The art of sketchnoting #adesketchnotes

Sketchnoting by author
Sketchnoting by author

Confession time.

My handwriting is so messy I can barely write my name legibly.

Actually messy is an understatement.

A drunken chicken making its way across the page is a more accurate description of my penmanship.

It’s not for want if trying, more a lack of fine motor control and spatial awareness.

Unlike many primary teachers, I find creating visual arts a form of torture. My classroom wall displays have tended to be more about function than form. Pretty is for Pinterest. While I can appreciate art, creating it was for those fortunate souls who had the ability to see objects in parts that could be put together.

Thus I approached the idea of sketchnoting with trepidation.

For those who have not come across the term before, sketchnoting is creating a visual story in reaction to a speaker or reading a text. The art uses a form of visuals and words to convey key ideas and concepts.

Surely sketchnoting is just a twist on the time-honored tradition of doodling?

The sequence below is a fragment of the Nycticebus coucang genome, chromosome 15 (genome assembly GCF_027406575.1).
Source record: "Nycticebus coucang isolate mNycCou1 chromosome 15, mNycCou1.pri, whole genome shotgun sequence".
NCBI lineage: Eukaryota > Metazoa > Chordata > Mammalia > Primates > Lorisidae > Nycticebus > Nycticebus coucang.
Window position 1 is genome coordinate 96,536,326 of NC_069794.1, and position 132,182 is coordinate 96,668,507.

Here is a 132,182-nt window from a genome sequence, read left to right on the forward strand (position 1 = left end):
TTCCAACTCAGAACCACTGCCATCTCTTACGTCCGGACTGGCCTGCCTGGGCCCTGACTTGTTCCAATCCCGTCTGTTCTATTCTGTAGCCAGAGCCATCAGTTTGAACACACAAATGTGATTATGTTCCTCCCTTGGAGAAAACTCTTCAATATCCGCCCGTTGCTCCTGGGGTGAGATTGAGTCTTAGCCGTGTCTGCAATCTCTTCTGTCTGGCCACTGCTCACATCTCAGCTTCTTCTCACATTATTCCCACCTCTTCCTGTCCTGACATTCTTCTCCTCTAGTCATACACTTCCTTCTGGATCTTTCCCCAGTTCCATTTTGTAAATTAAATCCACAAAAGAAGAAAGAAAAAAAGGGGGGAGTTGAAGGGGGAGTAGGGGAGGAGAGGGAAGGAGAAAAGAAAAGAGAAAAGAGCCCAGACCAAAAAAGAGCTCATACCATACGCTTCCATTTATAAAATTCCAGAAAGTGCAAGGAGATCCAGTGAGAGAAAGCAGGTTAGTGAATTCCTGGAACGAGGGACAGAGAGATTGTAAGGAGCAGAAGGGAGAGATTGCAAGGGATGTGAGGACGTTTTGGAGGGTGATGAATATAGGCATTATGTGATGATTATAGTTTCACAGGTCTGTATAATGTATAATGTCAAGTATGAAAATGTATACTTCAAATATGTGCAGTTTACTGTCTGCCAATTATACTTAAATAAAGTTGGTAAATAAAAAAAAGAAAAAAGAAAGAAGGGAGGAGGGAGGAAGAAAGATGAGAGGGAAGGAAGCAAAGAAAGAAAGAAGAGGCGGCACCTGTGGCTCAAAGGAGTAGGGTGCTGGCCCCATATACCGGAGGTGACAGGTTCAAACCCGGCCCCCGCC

As a non-doodler I tend to think of sketchnoting as doodling with a purpose. Much how twitter forces the verbose amongst us to condense ideas down into 140 characters, sketchnoting forces the creator to be succinct in words and images to convey complex concepts. The creative constraints this time are time, space and, for people like me, artistic ability.

I had a play with using paper, a free app for the iPad during the Apple Distinguished Educator institute and was pleasantly surprised by the experience.

For the first time in my life I enjoyed drawing.

In the past my mistakes would have resulted in having to redo a work or messing up a page by using an eraser. With Paper I can use the erase tool without damaging my work or better yet rotate my two fingers and use it to rewind my actions.


However the biggest revelation has been the zoom tool. My sloppy hand movements are no longer a problem as I can simply zoom into an area I want to write or paint and continue to use larger strokes.


As a final bonus your creations no longer languish in a journal. They can be easily shared and imported into other apps.

While paper not turn me into Picasso anytime soon, I’ve enjoyed the process of sketchnoting and may yet become a doodler.

6 thoughts on “The art of sketchnoting #adesketchnotes

Add yours

  1. I liked what you had you say about sketch-noting. It sounds like a brilliant app for students who struggle with motor control.


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